Posted By: Az4x4
How Can Linux Mint Run Windows Apps?.. - 05/21/20 03:37 PM
A local Windows 7 user asked about upgrading his laptop to Linux Mint, while wondering out loud if running certain Windows programs in Mint is possible, which he'd heard it was.
"Yes, using WINE you can run Windows apps right on the Mint desktop," I responded. He asked, "How does that work?" It seemed to him that very piece of Window's software he wanted to run, which he believed were written for the Win NT kernel, would have to be re-written for the Linux kernel. Otherwise how would they run in Linux?
I explained that wasn't the case at all. The Windows software ecosystem is made up of apps built using one of two technologies. First is 'Win32', old-school Microsoft and still widely used, literally it's the main format for application development on Windows. Every major piece of software for Windows (think MS Office or Adobe Photoshop) are Win32 applications;
Second is 'Modern/Metro'. Initially introduced with Windows 8 as part of MS's now failed desktop-mobile convergence project, Modern/Metro is a newer Microsoft format which 'might' someday take the place of Win32 -- with the emphasis on 'someday.' Personally I doubt that'll ever happen, but I've been wrong before and in this case I really don't care.
Windows apps don't depend on the NT kernel. Windows apps depend on 'Win32' and/or 'Modern/Metro' APIs. APIs are simply functions and procedures in code that allow the creation of software applications with the ability to access the features or data of an operating system, a separate application, or some other service. In order for Windows apps to run on Linux, all you need is to port 'Win32' and/or 'Modern/Metro' to Linux, and you're good to go.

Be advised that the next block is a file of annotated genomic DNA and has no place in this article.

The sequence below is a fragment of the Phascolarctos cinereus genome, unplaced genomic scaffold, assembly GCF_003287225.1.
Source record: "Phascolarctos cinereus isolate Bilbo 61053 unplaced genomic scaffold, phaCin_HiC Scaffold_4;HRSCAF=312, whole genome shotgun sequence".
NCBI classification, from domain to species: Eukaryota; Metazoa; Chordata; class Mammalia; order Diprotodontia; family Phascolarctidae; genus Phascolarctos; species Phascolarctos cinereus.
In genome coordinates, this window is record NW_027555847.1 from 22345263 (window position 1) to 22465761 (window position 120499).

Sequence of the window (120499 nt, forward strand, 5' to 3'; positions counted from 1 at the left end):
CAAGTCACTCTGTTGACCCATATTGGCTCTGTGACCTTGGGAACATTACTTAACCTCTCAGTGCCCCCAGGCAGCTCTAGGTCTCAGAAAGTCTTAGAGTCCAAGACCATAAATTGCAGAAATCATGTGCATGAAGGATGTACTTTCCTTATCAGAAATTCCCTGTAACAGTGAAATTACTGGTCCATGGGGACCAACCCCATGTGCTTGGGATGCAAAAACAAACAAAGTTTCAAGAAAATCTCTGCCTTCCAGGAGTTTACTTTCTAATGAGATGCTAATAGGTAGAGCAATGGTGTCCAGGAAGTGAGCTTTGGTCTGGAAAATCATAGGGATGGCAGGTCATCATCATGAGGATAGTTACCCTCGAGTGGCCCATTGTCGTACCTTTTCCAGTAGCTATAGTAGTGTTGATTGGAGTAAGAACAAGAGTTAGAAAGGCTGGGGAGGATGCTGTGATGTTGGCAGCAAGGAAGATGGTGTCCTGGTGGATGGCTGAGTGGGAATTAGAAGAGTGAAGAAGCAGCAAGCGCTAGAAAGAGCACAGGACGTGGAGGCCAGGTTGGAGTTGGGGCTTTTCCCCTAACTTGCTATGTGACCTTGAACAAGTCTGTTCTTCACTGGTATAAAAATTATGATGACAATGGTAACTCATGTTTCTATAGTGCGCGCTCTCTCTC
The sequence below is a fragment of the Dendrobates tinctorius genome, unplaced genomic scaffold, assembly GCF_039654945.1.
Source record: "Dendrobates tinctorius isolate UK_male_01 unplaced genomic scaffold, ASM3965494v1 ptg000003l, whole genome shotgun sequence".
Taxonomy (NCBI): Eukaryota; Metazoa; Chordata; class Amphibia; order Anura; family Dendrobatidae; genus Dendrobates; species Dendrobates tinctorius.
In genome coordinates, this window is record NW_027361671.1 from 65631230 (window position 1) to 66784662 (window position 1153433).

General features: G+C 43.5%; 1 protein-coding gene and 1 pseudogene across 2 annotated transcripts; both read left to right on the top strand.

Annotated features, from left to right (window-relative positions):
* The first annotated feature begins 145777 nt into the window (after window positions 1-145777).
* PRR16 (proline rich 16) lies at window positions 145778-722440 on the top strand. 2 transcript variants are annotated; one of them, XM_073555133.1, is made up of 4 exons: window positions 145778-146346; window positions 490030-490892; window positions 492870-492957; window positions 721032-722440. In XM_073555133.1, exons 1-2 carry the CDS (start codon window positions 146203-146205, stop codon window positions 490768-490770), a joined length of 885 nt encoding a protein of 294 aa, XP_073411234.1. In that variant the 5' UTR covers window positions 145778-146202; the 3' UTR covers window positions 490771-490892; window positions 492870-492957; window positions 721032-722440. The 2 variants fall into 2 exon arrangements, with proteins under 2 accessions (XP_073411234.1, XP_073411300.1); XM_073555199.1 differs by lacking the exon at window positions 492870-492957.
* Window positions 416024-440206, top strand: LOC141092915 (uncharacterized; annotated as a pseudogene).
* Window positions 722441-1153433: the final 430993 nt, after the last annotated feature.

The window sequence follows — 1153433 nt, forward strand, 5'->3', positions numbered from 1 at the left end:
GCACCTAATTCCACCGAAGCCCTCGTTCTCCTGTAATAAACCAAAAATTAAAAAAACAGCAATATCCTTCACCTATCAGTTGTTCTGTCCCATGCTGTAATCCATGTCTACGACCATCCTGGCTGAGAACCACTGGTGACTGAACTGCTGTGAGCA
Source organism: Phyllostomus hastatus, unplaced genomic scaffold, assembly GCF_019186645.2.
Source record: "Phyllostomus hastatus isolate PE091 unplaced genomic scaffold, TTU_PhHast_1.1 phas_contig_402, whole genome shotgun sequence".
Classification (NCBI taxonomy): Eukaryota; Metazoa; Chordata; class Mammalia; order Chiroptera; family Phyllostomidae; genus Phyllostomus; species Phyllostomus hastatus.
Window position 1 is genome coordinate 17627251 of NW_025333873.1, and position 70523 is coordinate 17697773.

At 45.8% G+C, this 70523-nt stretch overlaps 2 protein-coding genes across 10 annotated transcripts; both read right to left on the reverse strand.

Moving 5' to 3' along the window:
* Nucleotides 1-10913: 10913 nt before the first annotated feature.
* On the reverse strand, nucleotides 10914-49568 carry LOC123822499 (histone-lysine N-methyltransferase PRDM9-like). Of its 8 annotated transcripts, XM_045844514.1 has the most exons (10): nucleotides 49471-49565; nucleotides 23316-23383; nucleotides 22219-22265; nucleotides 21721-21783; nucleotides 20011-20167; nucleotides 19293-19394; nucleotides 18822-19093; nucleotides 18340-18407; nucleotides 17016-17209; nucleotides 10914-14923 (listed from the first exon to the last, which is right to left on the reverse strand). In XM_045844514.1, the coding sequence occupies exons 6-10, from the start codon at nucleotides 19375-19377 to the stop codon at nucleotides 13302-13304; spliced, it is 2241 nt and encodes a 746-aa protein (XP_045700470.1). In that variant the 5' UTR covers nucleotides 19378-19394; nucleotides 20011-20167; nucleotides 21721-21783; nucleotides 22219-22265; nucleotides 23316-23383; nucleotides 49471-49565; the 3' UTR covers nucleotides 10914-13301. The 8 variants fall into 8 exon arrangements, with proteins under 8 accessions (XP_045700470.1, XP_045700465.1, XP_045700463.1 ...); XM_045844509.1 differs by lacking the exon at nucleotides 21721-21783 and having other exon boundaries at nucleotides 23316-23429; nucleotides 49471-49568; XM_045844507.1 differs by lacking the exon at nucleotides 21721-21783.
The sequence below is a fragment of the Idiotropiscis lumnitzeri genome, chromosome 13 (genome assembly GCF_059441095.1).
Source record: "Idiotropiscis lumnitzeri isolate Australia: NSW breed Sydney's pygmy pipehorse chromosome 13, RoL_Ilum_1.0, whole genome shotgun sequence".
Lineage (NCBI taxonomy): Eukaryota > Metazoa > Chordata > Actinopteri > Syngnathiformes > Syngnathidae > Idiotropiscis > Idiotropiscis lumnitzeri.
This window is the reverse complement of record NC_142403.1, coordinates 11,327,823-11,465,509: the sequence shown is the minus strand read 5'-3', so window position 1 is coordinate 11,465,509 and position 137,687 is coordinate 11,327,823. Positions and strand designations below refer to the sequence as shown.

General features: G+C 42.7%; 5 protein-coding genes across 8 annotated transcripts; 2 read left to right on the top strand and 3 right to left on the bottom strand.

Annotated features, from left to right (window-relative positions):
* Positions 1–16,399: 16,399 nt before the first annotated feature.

In respect to Win32, that is exactly what the 'WINE' project has done -- they've created a 'Free Open-Source Software' (FOSS) re-implementation of relevant Win32 APIs, allowing a great many Win32 apps to run on Linux as though they were native to the system, including heavy hitters like Photoshop.
Running Win32 apps on your Linux desktop under 'WINE' can be as simple as running them in Windows, and it works without all the undesired bits and issues that drive people nuts with Windows itself.
This fellow was so intrigued that he stopped by and spent time with my Mint powered laptop just to see for himself what it was all about. He'll be here next week to have me upgrade his Win 7 laptop to Mint!..